I love the Thanksgiving holiday that we celebrate in America on the last Thursday in November. Jodi sets a magnificent table and our children gather with their children. Food, family, and football are the usual American components to celebrate the day.
In addition, it marks a time to reflect on our blessings over the past year which includes giving thanks for the good things provided, and giving thanks for the bad things that we have been spared from. It is also a time to consider ways to help our neighbors and share with those less fortunate in our community and around the world.
I love Thanksgiving, but sad to say, I am not always thankful. It seems like a cliché, yet pausing to count our blessings and reflect on the gifts provided is one of our greatest privileges as humans in a life well lived. The author G. K. Chesterton (1874-1936) said, “When it comes to life, the critical thing is whether you take things for granted or take them with gratitude.”
The Bible has a lot to say about thanksgiving, mentioning it nearly 140 times. In the book of Psalms alone, we are told over 30 times to “be thankful” and “give thanks unto the Lord.” Psalm 92:1 says, “It is good to give thanks to the LORD, And to sing praises to Your name, O Most High.” Nineteen out of the twenty-seven books of the New Testament mention the need for thanksgiving. 1 Thessalonians 5:18 says “In everything give thanks, for this is the will of God in Christ Jesus concerning you.”
Regardless of the hardships we may face in life, we can be thankful for the good things God provides. And it is always helpful for me to consider the circumstances of the Pilgrims when they celebrated the event we now call “Thanksgiving.” When we think of that first thanksgiving celebrated by the Pilgrims, we might assume it occurred during the first year of their residency here after their arrival in 1620. In fact, we know they did have a 3-day feast in the fall of 1621 where wild fowl and venison were served. A letter by Edward Winslow is the only surviving description of the event itself. The hard winter months that followed brought extraordinary suffering and even more deaths to the small band of Pilgrims.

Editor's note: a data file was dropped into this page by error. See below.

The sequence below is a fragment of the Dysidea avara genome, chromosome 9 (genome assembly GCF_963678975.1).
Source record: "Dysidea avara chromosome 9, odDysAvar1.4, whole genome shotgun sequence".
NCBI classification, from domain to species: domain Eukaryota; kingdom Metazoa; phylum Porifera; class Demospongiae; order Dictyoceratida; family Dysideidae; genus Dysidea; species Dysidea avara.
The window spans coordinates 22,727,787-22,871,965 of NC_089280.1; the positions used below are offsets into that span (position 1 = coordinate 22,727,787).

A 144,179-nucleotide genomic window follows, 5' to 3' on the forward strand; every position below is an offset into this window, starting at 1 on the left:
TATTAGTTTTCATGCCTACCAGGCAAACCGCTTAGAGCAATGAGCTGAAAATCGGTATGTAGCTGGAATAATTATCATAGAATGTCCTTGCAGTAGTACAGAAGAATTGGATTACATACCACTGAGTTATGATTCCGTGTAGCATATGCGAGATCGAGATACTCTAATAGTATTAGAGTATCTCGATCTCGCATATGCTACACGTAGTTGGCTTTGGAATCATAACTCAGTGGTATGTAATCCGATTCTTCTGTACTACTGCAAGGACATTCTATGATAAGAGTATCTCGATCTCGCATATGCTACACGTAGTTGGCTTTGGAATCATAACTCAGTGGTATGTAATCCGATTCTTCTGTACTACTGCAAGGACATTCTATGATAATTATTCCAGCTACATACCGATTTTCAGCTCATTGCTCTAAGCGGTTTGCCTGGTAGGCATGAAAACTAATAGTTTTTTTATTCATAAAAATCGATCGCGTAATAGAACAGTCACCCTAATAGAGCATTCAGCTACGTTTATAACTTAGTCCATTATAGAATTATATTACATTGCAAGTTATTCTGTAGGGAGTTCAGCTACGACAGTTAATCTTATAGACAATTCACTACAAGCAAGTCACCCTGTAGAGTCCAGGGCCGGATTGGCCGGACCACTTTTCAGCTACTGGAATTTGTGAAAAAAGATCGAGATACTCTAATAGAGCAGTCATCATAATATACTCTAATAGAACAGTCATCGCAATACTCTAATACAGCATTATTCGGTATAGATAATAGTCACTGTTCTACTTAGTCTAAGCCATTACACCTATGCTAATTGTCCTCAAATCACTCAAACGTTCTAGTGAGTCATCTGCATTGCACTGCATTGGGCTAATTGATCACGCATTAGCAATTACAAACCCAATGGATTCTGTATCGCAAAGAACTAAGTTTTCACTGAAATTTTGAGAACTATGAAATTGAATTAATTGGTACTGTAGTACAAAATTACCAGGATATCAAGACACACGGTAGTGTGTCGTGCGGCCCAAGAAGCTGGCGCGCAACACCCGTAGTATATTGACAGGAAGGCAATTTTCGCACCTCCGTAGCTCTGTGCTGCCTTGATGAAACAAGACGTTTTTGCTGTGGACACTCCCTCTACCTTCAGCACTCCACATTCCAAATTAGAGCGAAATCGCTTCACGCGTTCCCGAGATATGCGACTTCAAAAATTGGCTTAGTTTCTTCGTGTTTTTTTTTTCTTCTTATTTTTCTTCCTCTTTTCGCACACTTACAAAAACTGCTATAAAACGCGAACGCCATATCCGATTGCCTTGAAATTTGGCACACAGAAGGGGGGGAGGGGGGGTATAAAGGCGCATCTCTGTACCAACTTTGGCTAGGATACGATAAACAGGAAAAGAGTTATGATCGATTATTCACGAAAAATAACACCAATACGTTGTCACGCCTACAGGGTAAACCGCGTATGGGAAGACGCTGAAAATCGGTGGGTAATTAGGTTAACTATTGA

But the first real extended thanksgiving celebration took place a full three years after their arrival in 1620. Those three years were filled with much hardship, toil and suffering. Their days were spent combating sickness, drought, inner conflicts, and the elements. But it wasn’t all bad news. The Native Americans had taught the settlers how to plant corn, fish for cod, hunt for game, and skin beavers for coats. They had planted gardens, built a blockhouse for their protection, houses for their own comfort, and a meetinghouse to worship God.
Just when things seemed to take a turn for the better, they again got worse. In the summer of 1623, a drought threatened to destroy their vital crops. So the colonists prayed and fasted for relief. When the rains came a few days later, disaster was averted, and their crops were saved. Not long after, Captain Miles Standish arrived with staples and news that a Dutch supply ship was on its way. Because of all these blessings and answered prayers, the Pilgrims held a day of thanksgiving and praise. This 1623 event appears to have been the origin of our Thanksgiving Day because it combined a religious and social celebration. It was a time for expressing gratitude to God and sharing with their Indian neighbors. Governor Bradford made the following proclamation:
“Inasmuch as the great Father has given us this year an abundant harvest of Indian corn, wheat, peas, beans, squashes, and garden vegetables, and has made the forests to abound with game and the sea with fish and clams, and inasmuch as He has protected us from the ravages of the savages, has spared us from pestilence and disease, has granted us freedom to worship God according to the dictates of our own conscience.
Now I, your magistrate, do proclaim that all ye Pilgrims, with your wives and ye little ones, do gather at ye meetinghouse, on ye hill, between the hours of 9 and 12 in the day time, on Thursday, November 29th, of the year of our Lord one thousand six hundred and twenty three and the third year since ye Pilgrims landed on ye Pilgrim Rock, there to listen to ye pastor and render thanksgiving to ye Almighty God for all His blessings.”
The provisions for that thanksgiving feast included: “twelve tasty venisons, besides others, pieces of roasted venison, fruit pies, roasted wild turkeys, plums, nuts, grapes, corn, popcorn, vegetables of all types, fish, roast pork, etc. But before all this, the first course was served: on an empty plate in front of each person were five kernels of corn. . .lest anyone should forget” (the hardship of the previous winters.)
“Lest anyone should forget.” Like Chesterton said, “the critical thing in life is whether we take things for granted, or with gratitude.” Happy Thanksgiving!